Using Solar Energy Correctly – Solar Drying for a Sustainable Economy
What can be done about such an enormous waste of food? What has to happen to achieve sustainable agriculture? And what steps need to be taken to secure a stable income for India’s farmers?
At Covestro, we're thinking about all these things. As a manufacturer of high-tech materials that are used in many areas of everyday life, we ask ourselves how we can lend a hand. Using our innovative and sustainable products, we strive to push the boundaries of what is possible and play our part in making the world a better place for us all.
Our contribution to UN Goals
We’re working with our partners, small businesses, and the government to create new business opportunities for India’s rural population and develop a more secure food supply. One of the ways we’re doing this is through our solar dryer, a drying system that safely captures and concentrates the sun's heat to remove moisture from natural foods and prevent them from spoiling.
We aim to make a comprehensive, global contribution to achieving the 17 UN Sustainability Goals. To do this, we’re combining innovation and growth with sustainable development.
Through our solar dryer, we’re actively helping to achieve goals like #1 “End poverty in all its forms everywhere,” #2 “End hunger,” and #8 “Decent work and economic growth”. To date, we have provided material for more than 1,200 small solar dryers in India alone as well as 200 greenhouse-sized dryers, and more than 80 refrigerators powered by solar energy.
Using solar drying to curb post-harvest loss
One example of solar dryers' positive impact can be seen with Dr. Renganathan, a physician and farmer in a rural region in southern India. When the owner of Om Sakthi organic farm first swapped his medical scrubs for a pitchfork, his goal was to supply people with healthy, organic products. After founding his farm business, Dr. Renganathan discovered firsthand the challenges facing Indian agriculture. The country’s farmers have to battle heavy price fluctuations, losses due to overproduction, and strict aesthetic standards.
“Farming products don’t come from a factory. They grow according to the laws of nature. So they aren’t all the same in terms of color, size, and shape. But what counts is not a fruit’s color, it is its nutritional value.”
High-tech plastics driving sustainable agriculture
While looking for new ways to improve conditions for farmers in his region, Dr. Renganathan came across our solar drying systems made from polycarbonate materials. Today, six greenhouse-sized solar dryers are lined up on Dr. Renganathan’s farm and used to dry locally grown products, making them last longer and be consistently sold at better prices.
The solar dryers are made of polycarbonate, a particularly durable, transparent, high-performance plastic made by Covestro. From broccoli and root vegetables to mushrooms and herbs, any kind of natural food can be dried in them.
Today, Dr. Renganathan pays market price for the fruits and vegetables local farmers cannot sell. Using solar heat, the dryers enable Dr. Renganathan to remove moisture from this produce and transform the food waste into a dry mass that can then be used for fruit bars or chocolate.
The polycarbonate used in the dryers is also recyclable. After the recycling process, the polycarbonate plates are fed back into the production process in the form of granulate.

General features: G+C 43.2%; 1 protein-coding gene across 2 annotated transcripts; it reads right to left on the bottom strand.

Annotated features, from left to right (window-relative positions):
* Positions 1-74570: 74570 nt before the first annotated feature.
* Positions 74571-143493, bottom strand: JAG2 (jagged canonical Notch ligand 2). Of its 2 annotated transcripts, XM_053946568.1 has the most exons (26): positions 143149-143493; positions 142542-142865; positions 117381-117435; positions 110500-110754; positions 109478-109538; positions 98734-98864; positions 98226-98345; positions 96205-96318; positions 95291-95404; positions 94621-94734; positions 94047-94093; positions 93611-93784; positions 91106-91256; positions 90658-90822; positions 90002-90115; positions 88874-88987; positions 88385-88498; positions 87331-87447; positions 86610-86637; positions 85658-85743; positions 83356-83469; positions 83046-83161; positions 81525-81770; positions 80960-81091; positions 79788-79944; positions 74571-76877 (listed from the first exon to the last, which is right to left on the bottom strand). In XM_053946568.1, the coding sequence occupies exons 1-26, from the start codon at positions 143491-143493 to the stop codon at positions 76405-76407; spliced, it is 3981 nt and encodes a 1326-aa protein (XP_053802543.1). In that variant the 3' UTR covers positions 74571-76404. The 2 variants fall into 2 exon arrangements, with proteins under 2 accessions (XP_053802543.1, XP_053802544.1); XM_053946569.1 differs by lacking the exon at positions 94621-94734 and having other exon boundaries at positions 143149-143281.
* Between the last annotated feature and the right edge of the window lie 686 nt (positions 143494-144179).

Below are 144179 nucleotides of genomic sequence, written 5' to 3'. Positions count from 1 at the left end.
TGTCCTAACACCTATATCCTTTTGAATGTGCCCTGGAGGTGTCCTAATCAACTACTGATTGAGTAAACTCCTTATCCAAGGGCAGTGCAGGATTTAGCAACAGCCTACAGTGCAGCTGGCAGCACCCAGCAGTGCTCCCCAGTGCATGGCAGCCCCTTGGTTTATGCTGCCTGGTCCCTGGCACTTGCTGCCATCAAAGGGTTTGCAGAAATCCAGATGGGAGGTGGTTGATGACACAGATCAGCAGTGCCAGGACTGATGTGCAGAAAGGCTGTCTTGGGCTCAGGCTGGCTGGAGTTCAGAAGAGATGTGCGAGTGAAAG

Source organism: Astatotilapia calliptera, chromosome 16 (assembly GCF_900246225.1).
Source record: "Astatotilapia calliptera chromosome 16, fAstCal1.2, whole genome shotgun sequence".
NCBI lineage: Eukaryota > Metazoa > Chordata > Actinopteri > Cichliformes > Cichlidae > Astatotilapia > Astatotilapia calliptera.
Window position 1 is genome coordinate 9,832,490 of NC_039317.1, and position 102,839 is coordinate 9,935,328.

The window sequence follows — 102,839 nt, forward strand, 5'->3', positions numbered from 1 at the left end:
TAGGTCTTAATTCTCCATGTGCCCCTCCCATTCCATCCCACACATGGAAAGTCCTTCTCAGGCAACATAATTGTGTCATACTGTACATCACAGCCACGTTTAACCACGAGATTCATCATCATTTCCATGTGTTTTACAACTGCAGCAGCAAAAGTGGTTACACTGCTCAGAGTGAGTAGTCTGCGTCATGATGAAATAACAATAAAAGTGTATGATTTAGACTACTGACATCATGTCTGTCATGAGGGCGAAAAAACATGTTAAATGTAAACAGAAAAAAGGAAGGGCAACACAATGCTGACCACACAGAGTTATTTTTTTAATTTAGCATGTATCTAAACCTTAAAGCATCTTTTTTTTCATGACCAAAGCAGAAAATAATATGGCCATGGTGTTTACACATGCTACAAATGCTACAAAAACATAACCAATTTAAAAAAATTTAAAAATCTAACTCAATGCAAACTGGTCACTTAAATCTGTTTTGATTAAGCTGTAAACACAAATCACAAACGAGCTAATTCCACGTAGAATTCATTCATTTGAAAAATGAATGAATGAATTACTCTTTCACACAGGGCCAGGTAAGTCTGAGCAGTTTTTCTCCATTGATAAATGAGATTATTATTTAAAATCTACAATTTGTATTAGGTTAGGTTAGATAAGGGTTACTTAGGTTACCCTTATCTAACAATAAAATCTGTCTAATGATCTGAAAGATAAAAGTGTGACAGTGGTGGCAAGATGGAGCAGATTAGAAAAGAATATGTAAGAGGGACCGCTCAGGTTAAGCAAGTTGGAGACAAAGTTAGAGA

“Solar dryers allow us to maintain the quality of our foods and sustain our business too.”
The drying process in a solar dryer
Our solar dryer is superior to directly drying produce in the sun in a number of ways. While the sun's UV rays destroy the nutrients in food, the polycarbonate plates used in our solar drying systems protect fruits and vegetables against UV rays and filter out UV light. Furthermore, the temperature inside the dryer is much higher than outside, and this additional heat accelerates the drying process.
In addition to maintaining high temperatures, solar dryers regulate humidity levels to efficiently diffuse moisture from products, allowing the drying process to be complete within just 36 hours.
This solar process is much more sustainable than a diesel- or petrol-powered one. That protects the environment. And what’s more, solar power is a free resource, so there are no running costs for farmers.
Dried fruit against hunger and poverty
Dr. Renganathan knows just how important farming is to India’s economic and social fabric. He is convinced that the development of new technologies for agriculture – like our polycarbonate materials – will be key to developing a competitive, sustainable agricultural sector. By providing local farmers with his simple solar-powered drying systems, Dr. Renganathan is giving them the opportunity to participate in the creation of value, thereby combining profitable business with sustainability.
Thanks to the solar dryer, farmers can produce more fruit and vegetables at a profit. This creates more employment, which counteracts poverty and hunger.
“Every business needs innovation to grow, but that innovation shouldn’t damage the environment or society.”
Profit-oriented business and sustainability
Solar dryers can play an enormous role in the agricultural market and improve the current situation of farmers. Sixty percent of India’s non-urban population depend on agricultural work. Because India is so heavily dependent on farming, agriculture needs to be developed in order to develop the country. “The solar dryer will help our society develop by improving the income of farmers but without harming the air, water, or soil,” explains Dr. Renganathan.
Dr. Renganathan is now offering his region much more than just top-quality fruit and vegetables. With his new solar-powered drying system, he is helping people achieve a better quality of life. And he is able to show farmers in his home region new, environmentally compatible ways of doing business.